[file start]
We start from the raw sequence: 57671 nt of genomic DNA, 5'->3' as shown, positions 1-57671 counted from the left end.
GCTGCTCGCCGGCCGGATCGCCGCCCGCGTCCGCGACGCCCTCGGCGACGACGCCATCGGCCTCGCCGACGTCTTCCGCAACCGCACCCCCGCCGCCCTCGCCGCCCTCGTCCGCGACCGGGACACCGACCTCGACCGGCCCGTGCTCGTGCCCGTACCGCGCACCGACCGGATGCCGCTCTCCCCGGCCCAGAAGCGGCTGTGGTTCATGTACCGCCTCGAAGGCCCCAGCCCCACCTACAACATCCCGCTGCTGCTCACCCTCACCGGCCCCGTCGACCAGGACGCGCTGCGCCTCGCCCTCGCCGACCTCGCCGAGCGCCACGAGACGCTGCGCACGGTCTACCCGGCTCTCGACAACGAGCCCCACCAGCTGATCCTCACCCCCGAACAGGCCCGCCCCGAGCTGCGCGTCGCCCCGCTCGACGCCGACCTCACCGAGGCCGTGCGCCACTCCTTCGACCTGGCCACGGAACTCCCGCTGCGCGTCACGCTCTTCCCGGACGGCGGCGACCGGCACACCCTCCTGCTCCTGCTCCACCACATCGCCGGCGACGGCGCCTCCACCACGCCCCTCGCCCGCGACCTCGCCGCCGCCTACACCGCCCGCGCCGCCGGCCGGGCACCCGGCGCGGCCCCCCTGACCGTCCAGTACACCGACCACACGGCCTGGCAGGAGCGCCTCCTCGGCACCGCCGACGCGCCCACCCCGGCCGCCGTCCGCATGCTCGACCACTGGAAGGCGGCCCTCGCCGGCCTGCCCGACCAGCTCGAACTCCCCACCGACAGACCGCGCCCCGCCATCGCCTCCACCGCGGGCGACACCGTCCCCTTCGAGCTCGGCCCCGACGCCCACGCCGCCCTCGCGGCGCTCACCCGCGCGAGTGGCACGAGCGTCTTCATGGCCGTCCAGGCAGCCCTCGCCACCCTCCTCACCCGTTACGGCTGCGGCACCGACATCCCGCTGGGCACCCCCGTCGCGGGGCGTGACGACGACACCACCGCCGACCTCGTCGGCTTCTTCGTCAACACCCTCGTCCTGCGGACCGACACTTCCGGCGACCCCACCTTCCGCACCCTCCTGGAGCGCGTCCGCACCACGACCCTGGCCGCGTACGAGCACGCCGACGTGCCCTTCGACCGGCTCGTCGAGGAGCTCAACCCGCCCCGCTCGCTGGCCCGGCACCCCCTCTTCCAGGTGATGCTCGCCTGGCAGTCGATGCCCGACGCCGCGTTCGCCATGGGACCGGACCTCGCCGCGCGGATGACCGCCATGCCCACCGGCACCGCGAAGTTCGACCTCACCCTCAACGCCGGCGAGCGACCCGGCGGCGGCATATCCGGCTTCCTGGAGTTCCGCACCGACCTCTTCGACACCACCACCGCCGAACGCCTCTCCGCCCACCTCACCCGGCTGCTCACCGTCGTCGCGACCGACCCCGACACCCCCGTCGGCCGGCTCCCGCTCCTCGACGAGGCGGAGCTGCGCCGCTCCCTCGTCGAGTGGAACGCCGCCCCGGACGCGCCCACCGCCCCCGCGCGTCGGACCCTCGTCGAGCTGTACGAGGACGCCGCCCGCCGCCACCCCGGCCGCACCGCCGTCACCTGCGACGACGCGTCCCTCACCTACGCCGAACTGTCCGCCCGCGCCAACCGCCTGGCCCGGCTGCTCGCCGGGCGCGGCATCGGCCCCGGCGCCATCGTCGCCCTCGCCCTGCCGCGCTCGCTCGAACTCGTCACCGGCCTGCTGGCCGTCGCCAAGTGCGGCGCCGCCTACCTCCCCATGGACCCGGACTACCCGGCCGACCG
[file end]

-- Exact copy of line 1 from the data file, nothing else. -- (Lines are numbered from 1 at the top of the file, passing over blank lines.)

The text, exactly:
We start from the raw sequence: 57671 nt of genomic DNA, 5'->3' as shown, positions 1-57671 counted from the left end.